Individuals who participate in this Generator Excitation Systems course can gain from it in the following ways:

  • Be aware of the importance of maintenance and safety procedures
  • Create an organised approach and framework for the assembly and manoeuvring of a turbogenerator system
  • Understand the controls and component features of a generator transformer
  • Preserve an on-going understanding of the test equipment used for electrical assessments and repairing
  • Utilise single-line diagrams and schematics for troubleshooting
  • Recognise standard work practices and develop plans which assist in successful inspection and troubleshooting

Who Should Attend?

This Generator Excitation Systems course would be suitable for:

  • Electrical Technicians
  • Electrical Engineers
  • Electrical Supervisors
  • Electrical Power Engineers
  • Electrical Project Engineers
  • Anyone involved in the evaluation, use, maintenance, testing, or troubleshooting of generator excitation systems

Course Outline

MODULE 1: DEFINITIONS

  • Generator systems (AC) and equipment
  • Generator systems (DC) and equipment
  • The operation, inspection, testing, control, maintenance, and troubleshooting
  • Control systems

MODULE 2: INTERPRETATION AND USE OF DRAWINGS

  • Single-line electrical drawings
  • Control schematics
  • Wiring lists
  • P&ID’s
  • Logic and standard symbols

MODULE 3: MAINTENANCE PLANNING

  • Developing schedules and procedures
  • Define operation requirements for parts and labour
  • Define maintenance requirements for parts and labour
  • Regular, preventative, predictive, and emergency maintenance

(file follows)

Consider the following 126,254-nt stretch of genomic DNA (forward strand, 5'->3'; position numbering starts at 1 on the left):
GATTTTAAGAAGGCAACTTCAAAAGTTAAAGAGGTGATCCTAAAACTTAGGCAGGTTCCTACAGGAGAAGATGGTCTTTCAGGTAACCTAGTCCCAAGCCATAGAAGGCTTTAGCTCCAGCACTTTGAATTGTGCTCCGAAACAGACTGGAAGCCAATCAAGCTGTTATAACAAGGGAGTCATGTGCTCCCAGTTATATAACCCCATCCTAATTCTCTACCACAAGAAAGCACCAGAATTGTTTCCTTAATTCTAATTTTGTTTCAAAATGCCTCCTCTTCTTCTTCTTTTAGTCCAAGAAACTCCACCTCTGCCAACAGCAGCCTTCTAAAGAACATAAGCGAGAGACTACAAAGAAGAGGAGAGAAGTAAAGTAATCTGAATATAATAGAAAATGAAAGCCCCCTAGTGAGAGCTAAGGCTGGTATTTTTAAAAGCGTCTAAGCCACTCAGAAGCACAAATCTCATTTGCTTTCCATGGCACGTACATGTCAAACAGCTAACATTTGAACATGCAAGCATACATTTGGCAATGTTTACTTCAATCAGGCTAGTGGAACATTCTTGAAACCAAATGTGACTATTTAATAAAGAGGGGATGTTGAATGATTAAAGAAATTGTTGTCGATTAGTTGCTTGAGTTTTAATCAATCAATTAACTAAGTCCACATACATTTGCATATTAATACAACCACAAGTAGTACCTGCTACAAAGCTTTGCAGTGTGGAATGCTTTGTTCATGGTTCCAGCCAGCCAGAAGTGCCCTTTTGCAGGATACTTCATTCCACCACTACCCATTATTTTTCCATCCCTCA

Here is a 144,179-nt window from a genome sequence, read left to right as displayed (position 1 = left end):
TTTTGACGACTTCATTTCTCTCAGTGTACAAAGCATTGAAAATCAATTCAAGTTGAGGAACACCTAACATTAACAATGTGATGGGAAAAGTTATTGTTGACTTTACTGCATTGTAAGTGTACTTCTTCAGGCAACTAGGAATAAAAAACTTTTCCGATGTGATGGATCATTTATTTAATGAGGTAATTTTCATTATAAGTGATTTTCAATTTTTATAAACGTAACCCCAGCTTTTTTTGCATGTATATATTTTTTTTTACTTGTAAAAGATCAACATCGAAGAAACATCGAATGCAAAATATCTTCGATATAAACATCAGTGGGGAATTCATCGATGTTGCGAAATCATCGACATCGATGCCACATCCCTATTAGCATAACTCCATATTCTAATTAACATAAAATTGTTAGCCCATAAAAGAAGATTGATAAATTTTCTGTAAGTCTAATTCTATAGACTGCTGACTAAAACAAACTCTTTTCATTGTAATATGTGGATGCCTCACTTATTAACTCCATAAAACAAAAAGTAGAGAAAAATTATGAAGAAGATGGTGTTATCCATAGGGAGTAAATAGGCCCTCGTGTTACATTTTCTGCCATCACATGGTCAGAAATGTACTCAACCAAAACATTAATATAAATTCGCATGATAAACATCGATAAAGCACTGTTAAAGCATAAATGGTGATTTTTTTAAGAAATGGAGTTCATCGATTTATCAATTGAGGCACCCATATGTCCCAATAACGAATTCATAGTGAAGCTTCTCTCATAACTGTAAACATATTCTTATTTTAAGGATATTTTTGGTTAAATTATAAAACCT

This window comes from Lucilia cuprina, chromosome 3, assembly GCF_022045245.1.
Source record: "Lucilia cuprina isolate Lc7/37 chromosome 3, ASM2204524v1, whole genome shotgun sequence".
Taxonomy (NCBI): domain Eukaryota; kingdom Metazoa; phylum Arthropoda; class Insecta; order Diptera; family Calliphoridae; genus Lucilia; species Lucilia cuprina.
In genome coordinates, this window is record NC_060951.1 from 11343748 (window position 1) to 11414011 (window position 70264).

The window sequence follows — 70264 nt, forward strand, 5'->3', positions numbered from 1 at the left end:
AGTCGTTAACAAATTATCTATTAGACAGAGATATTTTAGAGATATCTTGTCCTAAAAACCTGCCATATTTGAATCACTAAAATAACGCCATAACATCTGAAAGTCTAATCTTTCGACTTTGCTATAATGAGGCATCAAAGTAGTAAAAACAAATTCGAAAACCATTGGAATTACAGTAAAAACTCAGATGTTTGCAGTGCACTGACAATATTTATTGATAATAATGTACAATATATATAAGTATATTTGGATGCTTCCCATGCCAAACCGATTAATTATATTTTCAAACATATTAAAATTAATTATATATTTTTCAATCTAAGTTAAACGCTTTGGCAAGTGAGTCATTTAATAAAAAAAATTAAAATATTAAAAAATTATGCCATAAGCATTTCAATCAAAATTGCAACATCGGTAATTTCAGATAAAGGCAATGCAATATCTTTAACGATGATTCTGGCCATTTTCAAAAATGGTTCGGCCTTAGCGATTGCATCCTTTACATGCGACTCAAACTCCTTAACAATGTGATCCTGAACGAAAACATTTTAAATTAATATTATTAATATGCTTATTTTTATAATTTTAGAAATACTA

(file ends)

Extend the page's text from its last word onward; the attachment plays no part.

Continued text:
MODULE 4: THE USE OF TEST EQUIPMENT

  • Digital voltmeter (DVM)
  • Oscilloscopes
  • Megger
  • Frequency meter
  • Temperature probes/pyrometers
  • Ammeters
  • Power meters
  • Load banks
  • Digital hydrometers
  • Cable fault locators

MODULE 5: THE TECHNOLOGY OF GENERATORS 

  • The theories of AC, DC, and Emergency electrical generation
  • Power supplies (battery chargers, rectifiers, inverters)
  • Batteries
  • Generator Drivers (gas/steam/water turbine, diesel/gas engine)
  • Governors (control systems)
  • Programmable logic controllers (PLC)
  • Synchronization
  • Power grid and network considerations

MODULE 6: THE TECHNOLOGY OF GENERATORS 

  • Increasing or decreasing the voltage (transformers)
  • Neutral ground resistors (NGR)
  • Switchgear
  • Motor control centres (MCC)
  • Disconnect switches
  • Power monitoring
  • Control relays/timers/switches
  • Generator protective devices

MODULE 7: GENERATOR EXCITATIONS AND IMPORTANCE OF REACTIVE POWER

  • Features and production of the Automatic Voltage Regulator (AVR)
  • Digital voltage regulator for generators
  • Functions and construction of the governors
  • Permanent magnets generators
  • Over fluxing and types of excitation systems
  • Self-excitation vs. brushless
  • Effects of over & under excitation
  • Reactive power relationship to excitation

MODULE 8: ECONOMICAL AND MECHANICAL IMPACTS

  • Control systems for excitation
  • Impact of over & under excitation
  • Significance of the capability curve and P-Q diagrams
  • Interpreting the capability curve
  • Capability curve software
  • Generator stator thermal effects
  • Generator rotor thermal effects
  • Improvements of generators excitation systems

MODULE 9: INSPECTION AND TESTING OF GENERATORS

  • Methods
  • Terminology
  • Principles
  • Special techniques
  • NEC checklists

MODULE 10: TROUBLESHOOTING OF GENERATORS 

  • Methods
  • Terminology
  • Principles
  • Special techniques
  • Case studies/examples
  • Single line drawings
  • Group exercises

MODULE 11: THE DEVELOPMENT OF A JOB PLAN

  • Identification of the troubleshooting step-by-step sequence
  • Procedure preparation
  • Documentation
  • Follow-up
  • Safety considerations and training

MODULE 12: A REVIEW OF SAFETY REQUIREMENTS

  • Area classifications
  • NEC electrical codes
  • Safety information

MODULE 13: THE IDENTIFICATION AND RESTORATION OF SYSTEM FAILURES 

  • Common mode failures
  • Phase imbalance
  • Contact pitting/arcing
  • Electronic component failure
  • Fusing
  • Generator windings/bearings/brushes
  • Excitation circuits
  • Battery cells
  • Inverters/rectifiers/battery chargers
  • Bushings
  • Switches
  • Control circuits
  • Ground faults